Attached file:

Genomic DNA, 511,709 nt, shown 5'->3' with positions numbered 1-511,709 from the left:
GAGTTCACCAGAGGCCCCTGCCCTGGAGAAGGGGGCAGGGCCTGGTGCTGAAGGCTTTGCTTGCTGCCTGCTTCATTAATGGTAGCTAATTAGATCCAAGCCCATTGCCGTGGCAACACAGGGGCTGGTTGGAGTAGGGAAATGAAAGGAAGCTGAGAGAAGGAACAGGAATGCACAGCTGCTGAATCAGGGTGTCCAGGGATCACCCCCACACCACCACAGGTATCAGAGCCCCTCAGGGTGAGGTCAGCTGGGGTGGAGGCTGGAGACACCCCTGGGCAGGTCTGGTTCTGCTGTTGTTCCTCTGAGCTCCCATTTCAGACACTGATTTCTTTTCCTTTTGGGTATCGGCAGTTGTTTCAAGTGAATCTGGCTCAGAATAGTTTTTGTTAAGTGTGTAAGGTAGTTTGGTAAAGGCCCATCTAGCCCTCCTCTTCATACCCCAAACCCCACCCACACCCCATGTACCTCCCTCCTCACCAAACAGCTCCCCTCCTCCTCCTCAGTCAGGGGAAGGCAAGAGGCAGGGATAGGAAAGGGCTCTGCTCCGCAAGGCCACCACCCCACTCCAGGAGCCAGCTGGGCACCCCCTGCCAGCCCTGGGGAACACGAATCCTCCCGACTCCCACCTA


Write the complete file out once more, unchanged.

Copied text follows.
Genomic DNA, 511,709 nt, shown 5'->3' with positions numbered 1-511,709 from the left:
GAGTTCACCAGAGGCCCCTGCCCTGGAGAAGGGGGCAGGGCCTGGTGCTGAAGGCTTTGCTTGCTGCCTGCTTCATTAATGGTAGCTAATTAGATCCAAGCCCATTGCCGTGGCAACACAGGGGCTGGTTGGAGTAGGGAAATGAAAGGAAGCTGAGAGAAGGAACAGGAATGCACAGCTGCTGAATCAGGGTGTCCAGGGATCACCCCCACACCACCACAGGTATCAGAGCCCCTCAGGGTGAGGTCAGCTGGGGTGGAGGCTGGAGACACCCCTGGGCAGGTCTGGTTCTGCTGTTGTTCCTCTGAGCTCCCATTTCAGACACTGATTTCTTTTCCTTTTGGGTATCGGCAGTTGTTTCAAGTGAATCTGGCTCAGAATAGTTTTTGTTAAGTGTGTAAGGTAGTTTGGTAAAGGCCCATCTAGCCCTCCTCTTCATACCCCAAACCCCACCCACACCCCATGTACCTCCCTCCTCACCAAACAGCTCCCCTCCTCCTCCTCAGTCAGGGGAAGGCAAGAGGCAGGGATAGGAAAGGGCTCTGCTCCGCAAGGCCACCACCCCACTCCAGGAGCCAGCTGGGCACCCCCTGCCAGCCCTGGGGAACACGAATCCTCCCGACTCCCACCTA